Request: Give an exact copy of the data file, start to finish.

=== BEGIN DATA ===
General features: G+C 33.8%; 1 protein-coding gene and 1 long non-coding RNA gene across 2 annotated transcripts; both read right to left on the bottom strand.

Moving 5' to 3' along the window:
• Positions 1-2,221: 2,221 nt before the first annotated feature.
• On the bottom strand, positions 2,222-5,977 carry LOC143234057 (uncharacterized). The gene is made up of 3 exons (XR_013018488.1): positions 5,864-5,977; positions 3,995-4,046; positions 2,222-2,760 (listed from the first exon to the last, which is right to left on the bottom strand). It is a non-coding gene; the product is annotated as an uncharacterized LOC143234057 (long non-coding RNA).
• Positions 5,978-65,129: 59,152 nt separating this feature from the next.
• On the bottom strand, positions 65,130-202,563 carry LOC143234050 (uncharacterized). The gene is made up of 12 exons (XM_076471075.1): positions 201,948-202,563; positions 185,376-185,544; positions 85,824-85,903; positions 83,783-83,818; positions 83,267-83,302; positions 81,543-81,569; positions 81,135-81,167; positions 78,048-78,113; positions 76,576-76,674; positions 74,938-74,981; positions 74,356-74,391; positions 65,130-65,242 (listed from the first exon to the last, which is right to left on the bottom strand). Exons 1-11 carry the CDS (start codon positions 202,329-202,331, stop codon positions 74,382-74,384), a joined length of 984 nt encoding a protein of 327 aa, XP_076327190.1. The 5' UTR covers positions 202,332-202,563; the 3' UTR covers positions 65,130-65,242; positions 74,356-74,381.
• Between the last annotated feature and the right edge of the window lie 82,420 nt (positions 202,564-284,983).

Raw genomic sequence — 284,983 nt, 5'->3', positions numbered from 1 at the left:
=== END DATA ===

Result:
General features: G+C 33.8%; 1 protein-coding gene and 1 long non-coding RNA gene across 2 annotated transcripts; both read right to left on the bottom strand.

Moving 5' to 3' along the window:
• Positions 1-2,221: 2,221 nt before the first annotated feature.
• On the bottom strand, positions 2,222-5,977 carry LOC143234057 (uncharacterized). The gene is made up of 3 exons (XR_013018488.1): positions 5,864-5,977; positions 3,995-4,046; positions 2,222-2,760 (listed from the first exon to the last, which is right to left on the bottom strand). It is a non-coding gene; the product is annotated as an uncharacterized LOC143234057 (long non-coding RNA).
• Positions 5,978-65,129: 59,152 nt separating this feature from the next.
• On the bottom strand, positions 65,130-202,563 carry LOC143234050 (uncharacterized). The gene is made up of 12 exons (XM_076471075.1): positions 201,948-202,563; positions 185,376-185,544; positions 85,824-85,903; positions 83,783-83,818; positions 83,267-83,302; positions 81,543-81,569; positions 81,135-81,167; positions 78,048-78,113; positions 76,576-76,674; positions 74,938-74,981; positions 74,356-74,391; positions 65,130-65,242 (listed from the first exon to the last, which is right to left on the bottom strand). Exons 1-11 carry the CDS (start codon positions 202,329-202,331, stop codon positions 74,382-74,384), a joined length of 984 nt encoding a protein of 327 aa, XP_076327190.1. The 5' UTR covers positions 202,332-202,563; the 3' UTR covers positions 65,130-65,242; positions 74,356-74,381.
• Between the last annotated feature and the right edge of the window lie 82,420 nt (positions 202,564-284,983).

Raw genomic sequence — 284,983 nt, 5'->3', positions numbered from 1 at the left: